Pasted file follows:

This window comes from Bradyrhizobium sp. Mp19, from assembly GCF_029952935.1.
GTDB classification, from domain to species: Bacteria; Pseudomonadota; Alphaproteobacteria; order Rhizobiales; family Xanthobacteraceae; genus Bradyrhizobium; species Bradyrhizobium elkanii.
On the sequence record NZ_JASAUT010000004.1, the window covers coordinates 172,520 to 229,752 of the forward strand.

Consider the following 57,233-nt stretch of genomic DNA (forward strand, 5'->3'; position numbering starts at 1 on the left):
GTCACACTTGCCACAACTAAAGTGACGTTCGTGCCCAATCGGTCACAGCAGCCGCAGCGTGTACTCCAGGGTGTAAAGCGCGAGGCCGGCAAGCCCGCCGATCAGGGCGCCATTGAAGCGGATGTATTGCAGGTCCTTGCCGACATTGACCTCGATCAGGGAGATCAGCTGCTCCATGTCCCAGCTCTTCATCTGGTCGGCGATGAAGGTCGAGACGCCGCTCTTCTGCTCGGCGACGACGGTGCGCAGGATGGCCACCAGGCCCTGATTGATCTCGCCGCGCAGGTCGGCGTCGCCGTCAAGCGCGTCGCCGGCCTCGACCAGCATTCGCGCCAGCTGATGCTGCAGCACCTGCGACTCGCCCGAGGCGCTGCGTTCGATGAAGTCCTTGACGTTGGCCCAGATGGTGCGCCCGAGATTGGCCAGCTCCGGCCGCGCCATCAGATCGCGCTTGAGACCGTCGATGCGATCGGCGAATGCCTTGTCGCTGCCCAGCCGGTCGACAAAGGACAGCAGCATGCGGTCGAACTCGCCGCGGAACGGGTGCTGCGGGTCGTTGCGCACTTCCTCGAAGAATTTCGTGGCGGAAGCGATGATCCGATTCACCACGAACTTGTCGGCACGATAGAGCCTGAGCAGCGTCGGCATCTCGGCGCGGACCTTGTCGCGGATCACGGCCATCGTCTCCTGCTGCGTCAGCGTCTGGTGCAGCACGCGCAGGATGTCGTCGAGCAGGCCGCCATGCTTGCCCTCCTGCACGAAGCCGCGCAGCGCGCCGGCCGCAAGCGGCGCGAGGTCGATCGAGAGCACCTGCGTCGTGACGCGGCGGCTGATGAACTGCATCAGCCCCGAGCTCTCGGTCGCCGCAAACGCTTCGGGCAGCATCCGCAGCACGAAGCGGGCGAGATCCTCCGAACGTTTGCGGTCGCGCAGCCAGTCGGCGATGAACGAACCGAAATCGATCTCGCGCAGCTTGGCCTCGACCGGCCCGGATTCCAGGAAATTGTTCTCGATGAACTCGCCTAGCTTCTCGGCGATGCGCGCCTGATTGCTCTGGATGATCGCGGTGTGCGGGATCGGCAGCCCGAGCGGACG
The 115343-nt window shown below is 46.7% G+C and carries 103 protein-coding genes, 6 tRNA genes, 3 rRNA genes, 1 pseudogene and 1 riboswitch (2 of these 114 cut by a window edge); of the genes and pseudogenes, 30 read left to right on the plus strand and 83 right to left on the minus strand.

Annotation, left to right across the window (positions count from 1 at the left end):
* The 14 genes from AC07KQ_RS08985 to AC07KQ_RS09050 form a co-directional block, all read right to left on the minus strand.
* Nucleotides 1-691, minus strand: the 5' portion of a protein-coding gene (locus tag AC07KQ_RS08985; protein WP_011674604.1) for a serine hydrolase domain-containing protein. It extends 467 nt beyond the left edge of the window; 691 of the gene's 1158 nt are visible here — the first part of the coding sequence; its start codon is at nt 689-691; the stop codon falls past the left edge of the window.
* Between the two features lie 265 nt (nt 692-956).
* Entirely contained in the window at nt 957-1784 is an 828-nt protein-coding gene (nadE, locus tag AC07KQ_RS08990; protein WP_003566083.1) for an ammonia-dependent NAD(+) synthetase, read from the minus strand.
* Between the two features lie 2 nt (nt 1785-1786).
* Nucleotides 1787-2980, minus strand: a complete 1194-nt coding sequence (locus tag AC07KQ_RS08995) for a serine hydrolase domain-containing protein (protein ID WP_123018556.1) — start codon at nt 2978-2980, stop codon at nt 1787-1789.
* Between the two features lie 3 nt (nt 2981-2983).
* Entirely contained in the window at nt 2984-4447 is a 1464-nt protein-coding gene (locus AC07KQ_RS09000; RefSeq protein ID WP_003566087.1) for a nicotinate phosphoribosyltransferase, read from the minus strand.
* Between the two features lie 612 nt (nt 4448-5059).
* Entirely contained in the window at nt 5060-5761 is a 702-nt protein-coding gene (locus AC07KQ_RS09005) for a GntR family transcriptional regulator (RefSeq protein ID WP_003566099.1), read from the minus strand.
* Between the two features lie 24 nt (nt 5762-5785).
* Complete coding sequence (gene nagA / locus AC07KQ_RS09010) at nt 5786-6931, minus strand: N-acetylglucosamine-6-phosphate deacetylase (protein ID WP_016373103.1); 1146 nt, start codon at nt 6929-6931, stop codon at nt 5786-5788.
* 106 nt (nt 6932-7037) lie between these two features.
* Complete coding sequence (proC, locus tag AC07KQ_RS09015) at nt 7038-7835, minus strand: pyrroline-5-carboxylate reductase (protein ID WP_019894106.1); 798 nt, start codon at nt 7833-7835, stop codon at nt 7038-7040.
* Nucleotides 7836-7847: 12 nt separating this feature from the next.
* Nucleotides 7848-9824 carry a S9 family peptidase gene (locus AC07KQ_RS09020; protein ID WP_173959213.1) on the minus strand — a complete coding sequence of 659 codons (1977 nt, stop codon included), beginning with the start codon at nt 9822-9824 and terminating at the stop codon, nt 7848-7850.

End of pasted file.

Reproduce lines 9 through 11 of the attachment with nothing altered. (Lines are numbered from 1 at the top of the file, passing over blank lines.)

* Nucleotides 1-691, minus strand: the 5' portion of a protein-coding gene (locus tag AC07KQ_RS08985; protein WP_011674604.1) for a serine hydrolase domain-containing protein. It extends 467 nt beyond the left edge of the window; 691 of the gene's 1158 nt are visible here — the first part of the coding sequence; its start codon is at nt 689-691; the stop codon falls past the left edge of the window.
* Between the two features lie 265 nt (nt 692-956).
* Entirely contained in the window at nt 957-1784 is an 828-nt protein-coding gene (nadE, locus tag AC07KQ_RS08990; protein WP_003566083.1) for an ammonia-dependent NAD(+) synthetase, read from the minus strand.